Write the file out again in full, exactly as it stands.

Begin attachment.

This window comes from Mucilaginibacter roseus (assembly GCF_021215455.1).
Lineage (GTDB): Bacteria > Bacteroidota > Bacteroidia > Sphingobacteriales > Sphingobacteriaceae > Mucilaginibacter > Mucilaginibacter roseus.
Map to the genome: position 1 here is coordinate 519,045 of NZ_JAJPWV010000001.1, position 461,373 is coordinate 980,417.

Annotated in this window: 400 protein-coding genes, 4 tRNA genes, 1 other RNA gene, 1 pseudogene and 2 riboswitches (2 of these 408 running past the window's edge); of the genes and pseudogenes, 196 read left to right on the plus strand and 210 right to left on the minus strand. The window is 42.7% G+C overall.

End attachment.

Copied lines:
This window comes from Mucilaginibacter roseus (assembly GCF_021215455.1).
Lineage (GTDB): Bacteria > Bacteroidota > Bacteroidia > Sphingobacteriales > Sphingobacteriaceae > Mucilaginibacter > Mucilaginibacter roseus.
Map to the genome: position 1 here is coordinate 519,045 of NZ_JAJPWV010000001.1, position 461,373 is coordinate 980,417.

Annotated in this window: 400 protein-coding genes, 4 tRNA genes, 1 other RNA gene, 1 pseudogene and 2 riboswitches (2 of these 408 running past the window's edge); of the genes and pseudogenes, 196 read left to right on the plus strand and 210 right to left on the minus strand. The window is 42.7% G+C overall.